I have been resistant to journaling for years. I would like to be able to write out my complaints, heartaches and prayers to God the way the psalmist did. Writing is confession, says my pastor. It would be rewarding to embark on this valuable spiritual discipline and dialogue with the Lord on paper. But a certain and very real fear holds me back.
I don’t journal because quite simply I fear someone will read my journal. You can call my reluctance to journal unreasonable (OK, even stupid) but what if somebody did read it? Even after I am dead and gone family members could pry into my most private and innermost thoughts. I freeze at the thought.
I recently shared my journaling fears with a friend. I explained to her that there was just no way I could journal because of the chance that other eyes might trespass into the deepest recesses and issues of my heart. What would these people think of me then?
My confidante asked me what it would take to begin to journal my walk with the Lord. I told her I would have to have a secure lock and key (seriously). In addition, my journals would have to be destroyed when I died. She then pointed out that she believes the enemy of my soul doesn’t want me to begin to journal because he knows that the process will bring great healing to my soul. That simple statement gave me pause to rethink the issue. Perhaps she’s right, I thought.
“Who says it has to be in a fancy fabric-covered journal anyway?” she continued, emphasizing the word “journal” as she continued to challenge my way of thinking. “Write postcards instead. Just start writing on a piece of paper, prayerfully go over it with the Lord, and then immediately destroy it. Do you have a paper shredder?”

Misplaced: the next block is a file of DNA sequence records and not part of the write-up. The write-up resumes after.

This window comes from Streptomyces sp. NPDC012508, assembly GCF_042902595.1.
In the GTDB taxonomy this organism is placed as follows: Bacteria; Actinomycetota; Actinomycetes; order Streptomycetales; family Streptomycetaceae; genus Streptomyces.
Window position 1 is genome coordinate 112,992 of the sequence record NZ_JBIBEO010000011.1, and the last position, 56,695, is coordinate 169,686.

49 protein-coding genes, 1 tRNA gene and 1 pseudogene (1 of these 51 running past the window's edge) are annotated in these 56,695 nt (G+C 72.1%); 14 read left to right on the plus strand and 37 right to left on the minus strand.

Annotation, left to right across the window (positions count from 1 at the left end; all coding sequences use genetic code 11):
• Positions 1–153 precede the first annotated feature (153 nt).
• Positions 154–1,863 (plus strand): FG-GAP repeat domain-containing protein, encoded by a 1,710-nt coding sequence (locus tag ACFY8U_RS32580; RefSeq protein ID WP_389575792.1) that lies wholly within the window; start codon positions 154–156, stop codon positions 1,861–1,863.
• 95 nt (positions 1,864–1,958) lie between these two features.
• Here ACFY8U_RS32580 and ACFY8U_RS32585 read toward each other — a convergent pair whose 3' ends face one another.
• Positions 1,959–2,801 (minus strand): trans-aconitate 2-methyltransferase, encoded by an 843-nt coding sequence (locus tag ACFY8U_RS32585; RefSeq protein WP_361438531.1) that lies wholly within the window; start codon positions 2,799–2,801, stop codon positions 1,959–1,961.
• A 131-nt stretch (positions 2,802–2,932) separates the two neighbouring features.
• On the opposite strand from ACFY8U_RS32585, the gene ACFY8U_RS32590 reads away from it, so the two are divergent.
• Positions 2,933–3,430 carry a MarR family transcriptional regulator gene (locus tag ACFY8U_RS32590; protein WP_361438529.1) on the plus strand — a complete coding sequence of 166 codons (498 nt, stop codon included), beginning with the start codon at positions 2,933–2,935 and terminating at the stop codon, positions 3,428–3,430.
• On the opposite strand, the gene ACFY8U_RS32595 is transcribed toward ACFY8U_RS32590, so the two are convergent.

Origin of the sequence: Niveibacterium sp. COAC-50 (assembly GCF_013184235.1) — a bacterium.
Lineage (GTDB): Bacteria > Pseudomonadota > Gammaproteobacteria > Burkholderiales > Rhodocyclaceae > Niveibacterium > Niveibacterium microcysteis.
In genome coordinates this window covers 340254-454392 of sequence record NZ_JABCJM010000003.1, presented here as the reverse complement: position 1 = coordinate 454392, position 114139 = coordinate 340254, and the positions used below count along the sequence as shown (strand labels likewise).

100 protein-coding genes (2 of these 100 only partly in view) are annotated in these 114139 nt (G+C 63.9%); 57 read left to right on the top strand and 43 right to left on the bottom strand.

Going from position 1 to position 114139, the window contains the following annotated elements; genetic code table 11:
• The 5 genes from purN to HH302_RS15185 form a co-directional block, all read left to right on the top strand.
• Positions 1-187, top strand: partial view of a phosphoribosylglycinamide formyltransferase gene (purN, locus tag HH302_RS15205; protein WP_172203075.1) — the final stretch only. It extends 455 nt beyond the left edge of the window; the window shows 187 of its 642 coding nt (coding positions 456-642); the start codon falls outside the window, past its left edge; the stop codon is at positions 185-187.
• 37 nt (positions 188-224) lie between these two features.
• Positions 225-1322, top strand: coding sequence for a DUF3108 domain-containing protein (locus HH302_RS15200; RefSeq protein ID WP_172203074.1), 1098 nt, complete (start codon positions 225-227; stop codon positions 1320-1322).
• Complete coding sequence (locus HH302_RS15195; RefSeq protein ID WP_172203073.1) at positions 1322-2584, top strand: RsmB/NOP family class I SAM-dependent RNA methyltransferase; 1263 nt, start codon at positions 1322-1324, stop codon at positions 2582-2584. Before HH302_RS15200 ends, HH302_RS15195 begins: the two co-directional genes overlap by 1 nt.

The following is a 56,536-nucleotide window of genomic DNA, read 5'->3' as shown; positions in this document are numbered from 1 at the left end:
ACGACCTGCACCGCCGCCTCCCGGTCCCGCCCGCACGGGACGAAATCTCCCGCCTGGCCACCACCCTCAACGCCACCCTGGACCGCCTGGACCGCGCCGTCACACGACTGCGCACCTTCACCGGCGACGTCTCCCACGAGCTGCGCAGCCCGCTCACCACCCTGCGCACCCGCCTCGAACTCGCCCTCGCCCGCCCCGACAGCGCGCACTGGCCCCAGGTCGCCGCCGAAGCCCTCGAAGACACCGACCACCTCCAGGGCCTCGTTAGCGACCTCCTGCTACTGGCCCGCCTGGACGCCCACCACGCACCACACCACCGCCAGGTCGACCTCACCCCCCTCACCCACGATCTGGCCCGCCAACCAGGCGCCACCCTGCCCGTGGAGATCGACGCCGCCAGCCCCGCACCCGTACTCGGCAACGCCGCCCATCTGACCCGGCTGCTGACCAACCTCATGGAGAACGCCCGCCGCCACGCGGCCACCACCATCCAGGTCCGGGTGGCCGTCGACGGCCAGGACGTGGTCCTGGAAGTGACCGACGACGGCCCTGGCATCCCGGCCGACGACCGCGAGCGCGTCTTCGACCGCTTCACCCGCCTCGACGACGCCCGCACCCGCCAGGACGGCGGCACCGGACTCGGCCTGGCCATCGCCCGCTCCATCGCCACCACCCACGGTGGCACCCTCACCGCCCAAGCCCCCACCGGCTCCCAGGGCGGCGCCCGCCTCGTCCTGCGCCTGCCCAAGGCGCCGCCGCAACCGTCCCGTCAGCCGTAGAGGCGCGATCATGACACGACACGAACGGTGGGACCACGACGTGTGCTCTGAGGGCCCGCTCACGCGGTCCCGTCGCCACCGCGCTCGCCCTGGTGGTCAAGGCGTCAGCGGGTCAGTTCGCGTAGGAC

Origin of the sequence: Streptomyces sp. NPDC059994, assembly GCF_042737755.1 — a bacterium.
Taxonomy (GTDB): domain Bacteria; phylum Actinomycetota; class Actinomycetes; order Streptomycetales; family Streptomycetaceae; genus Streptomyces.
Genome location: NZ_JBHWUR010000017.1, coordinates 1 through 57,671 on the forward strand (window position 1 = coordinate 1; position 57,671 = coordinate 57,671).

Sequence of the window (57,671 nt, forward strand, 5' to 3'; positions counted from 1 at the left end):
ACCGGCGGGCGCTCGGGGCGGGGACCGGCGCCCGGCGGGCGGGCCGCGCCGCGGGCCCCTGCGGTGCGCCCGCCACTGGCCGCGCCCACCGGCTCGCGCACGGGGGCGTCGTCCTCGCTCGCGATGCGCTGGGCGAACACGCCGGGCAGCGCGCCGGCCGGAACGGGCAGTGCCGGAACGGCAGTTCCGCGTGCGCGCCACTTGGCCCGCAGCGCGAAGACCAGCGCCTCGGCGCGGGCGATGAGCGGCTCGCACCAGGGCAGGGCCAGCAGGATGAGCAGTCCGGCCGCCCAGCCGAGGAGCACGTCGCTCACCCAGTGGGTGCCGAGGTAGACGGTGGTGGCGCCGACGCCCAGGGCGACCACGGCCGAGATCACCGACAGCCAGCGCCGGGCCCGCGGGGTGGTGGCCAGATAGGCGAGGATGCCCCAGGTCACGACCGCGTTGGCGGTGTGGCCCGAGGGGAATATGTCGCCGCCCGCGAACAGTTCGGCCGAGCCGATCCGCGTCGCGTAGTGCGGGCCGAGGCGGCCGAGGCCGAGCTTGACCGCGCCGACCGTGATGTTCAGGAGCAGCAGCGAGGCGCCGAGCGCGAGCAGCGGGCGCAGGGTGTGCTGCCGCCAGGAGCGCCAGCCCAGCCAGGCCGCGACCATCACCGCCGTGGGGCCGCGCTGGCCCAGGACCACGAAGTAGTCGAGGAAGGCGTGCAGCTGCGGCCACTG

A paper shredder. Yes, I did have a paper shredder. And a good one, at that, as I began to recall the sound of its motor. My friend was right. Who says a journal has to be something stiff, handsome and hardbound that sits around the house for years or decades? Her ability to look differently at the situation had arrested my complete attention. “I can just think of it as writing postcards to the Lord,” I excitedly began to think out loud. “I’ll write out all my struggles and hurts and anger on paper, then take it to the foot of the cross and shred it.”
Maybe the way that I journal won’t be the conventional or usual way that everybody else journals, but what freedom of mind and spiritual release to know that I can shred dozens of spiritual lament-laden postcards in my sturdy and dependable paper shredder.
“What in the world are you shredding up there?” my husband asked the other day. Oh, honey, it’s not what I'm shredding in the world. Rather, it’s what’s getting shredded out of this world.
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